Broadband slow and expensive? Blame Telstra says CloudFlare
Won't peer, will gouge for Internet transit
CloudFlare has carried the fail-bucket to Australia and dumped it on incumbent Telstra's doorstep.
The cloud provider has published benchmark peering price comparisons which it says show that Telstra is staggeringly expensive as an Internet transit provider: “we pay about as much every month for bandwidth to serve all of Europe as we do to for Australia. That’s in spite of the fact that approximately 33x the number of people live in Europe (750 million) versus Australia (22 million),” the post states.
The US$200 per megabit per second CloudFlare has to pay Telstra for transit, the company says, is 20 times its international benchmark rate, and since the carrier controls half of the market for the kind of services CloudFlare uses, traffic in Australia averages out to US$100 per megabit per second.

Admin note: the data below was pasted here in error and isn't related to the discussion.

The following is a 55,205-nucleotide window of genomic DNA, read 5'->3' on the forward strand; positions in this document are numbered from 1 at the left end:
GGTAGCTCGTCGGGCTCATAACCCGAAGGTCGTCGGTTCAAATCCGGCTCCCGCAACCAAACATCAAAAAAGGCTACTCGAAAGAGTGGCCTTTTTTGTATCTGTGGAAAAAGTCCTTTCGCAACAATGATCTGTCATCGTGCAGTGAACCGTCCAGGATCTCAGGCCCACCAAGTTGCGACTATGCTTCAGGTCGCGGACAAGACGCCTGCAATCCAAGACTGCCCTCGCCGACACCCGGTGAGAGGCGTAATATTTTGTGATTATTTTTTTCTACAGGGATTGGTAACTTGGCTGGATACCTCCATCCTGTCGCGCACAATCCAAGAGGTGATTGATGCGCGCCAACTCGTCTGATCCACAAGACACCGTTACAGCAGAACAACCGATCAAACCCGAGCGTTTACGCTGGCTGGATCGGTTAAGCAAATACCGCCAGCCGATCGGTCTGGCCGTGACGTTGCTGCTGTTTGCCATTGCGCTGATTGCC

Other ISPs allow CloudFlare to peer with them.
“What's interesting is that Telstra maintains their high pricing even if only delivering traffic inside the country,” the post continues.
With peering taken into account, the company says, its North American cost is US$8 per Mbps; Europe is $US5 per Mbps; and Asia and Latin America are $US32 per Mbps. ®
Bootnote: Telstra has said that its charges are not as high as outlined by CloudFlare, and on a re-read of the post, The Register agrees - up to a point.
CloudFlare notes that it is not revealing exact numbers for any of the benchmarks. However, its central claim, that Australia's transit costs are 20 times the international benchmark, still stands. ®
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